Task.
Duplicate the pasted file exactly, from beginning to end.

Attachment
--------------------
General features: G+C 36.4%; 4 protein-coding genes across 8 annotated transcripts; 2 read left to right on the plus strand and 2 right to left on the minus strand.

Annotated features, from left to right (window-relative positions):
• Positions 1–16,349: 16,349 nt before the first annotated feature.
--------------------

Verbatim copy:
General features: G+C 36.4%; 4 protein-coding genes across 8 annotated transcripts; 2 read left to right on the plus strand and 2 right to left on the minus strand.

Annotated features, from left to right (window-relative positions):
• Positions 1–16,349: 16,349 nt before the first annotated feature.